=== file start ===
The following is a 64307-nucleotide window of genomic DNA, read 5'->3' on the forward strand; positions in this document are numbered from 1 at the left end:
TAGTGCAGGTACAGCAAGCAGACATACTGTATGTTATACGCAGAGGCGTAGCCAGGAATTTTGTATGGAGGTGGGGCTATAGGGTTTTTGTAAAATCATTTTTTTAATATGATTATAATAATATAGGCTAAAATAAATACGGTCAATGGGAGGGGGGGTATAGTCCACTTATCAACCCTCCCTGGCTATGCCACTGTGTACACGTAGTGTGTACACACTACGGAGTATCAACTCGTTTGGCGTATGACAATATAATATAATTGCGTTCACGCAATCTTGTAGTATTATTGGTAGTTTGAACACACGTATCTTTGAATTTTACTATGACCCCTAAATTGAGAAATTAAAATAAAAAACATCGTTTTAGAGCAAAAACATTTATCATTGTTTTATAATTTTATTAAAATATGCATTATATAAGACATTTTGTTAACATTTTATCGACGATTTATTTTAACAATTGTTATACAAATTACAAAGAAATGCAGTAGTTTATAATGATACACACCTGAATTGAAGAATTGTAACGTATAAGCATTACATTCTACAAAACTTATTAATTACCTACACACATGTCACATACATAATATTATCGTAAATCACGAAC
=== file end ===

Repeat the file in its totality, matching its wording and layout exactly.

The following is a 64307-nucleotide window of genomic DNA, read 5'->3' on the forward strand; positions in this document are numbered from 1 at the left end:
TAGTGCAGGTACAGCAAGCAGACATACTGTATGTTATACGCAGAGGCGTAGCCAGGAATTTTGTATGGAGGTGGGGCTATAGGGTTTTTGTAAAATCATTTTTTTAATATGATTATAATAATATAGGCTAAAATAAATACGGTCAATGGGAGGGGGGGTATAGTCCACTTATCAACCCTCCCTGGCTATGCCACTGTGTACACGTAGTGTGTACACACTACGGAGTATCAACTCGTTTGGCGTATGACAATATAATATAATTGCGTTCACGCAATCTTGTAGTATTATTGGTAGTTTGAACACACGTATCTTTGAATTTTACTATGACCCCTAAATTGAGAAATTAAAATAAAAAACATCGTTTTAGAGCAAAAACATTTATCATTGTTTTATAATTTTATTAAAATATGCATTATATAAGACATTTTGTTAACATTTTATCGACGATTTATTTTAACAATTGTTATACAAATTACAAAGAAATGCAGTAGTTTATAATGATACACACCTGAATTGAAGAATTGTAACGTATAAGCATTACATTCTACAAAACTTATTAATTACCTACACACATGTCACATACATAATATTATCGTAAATCACGAAC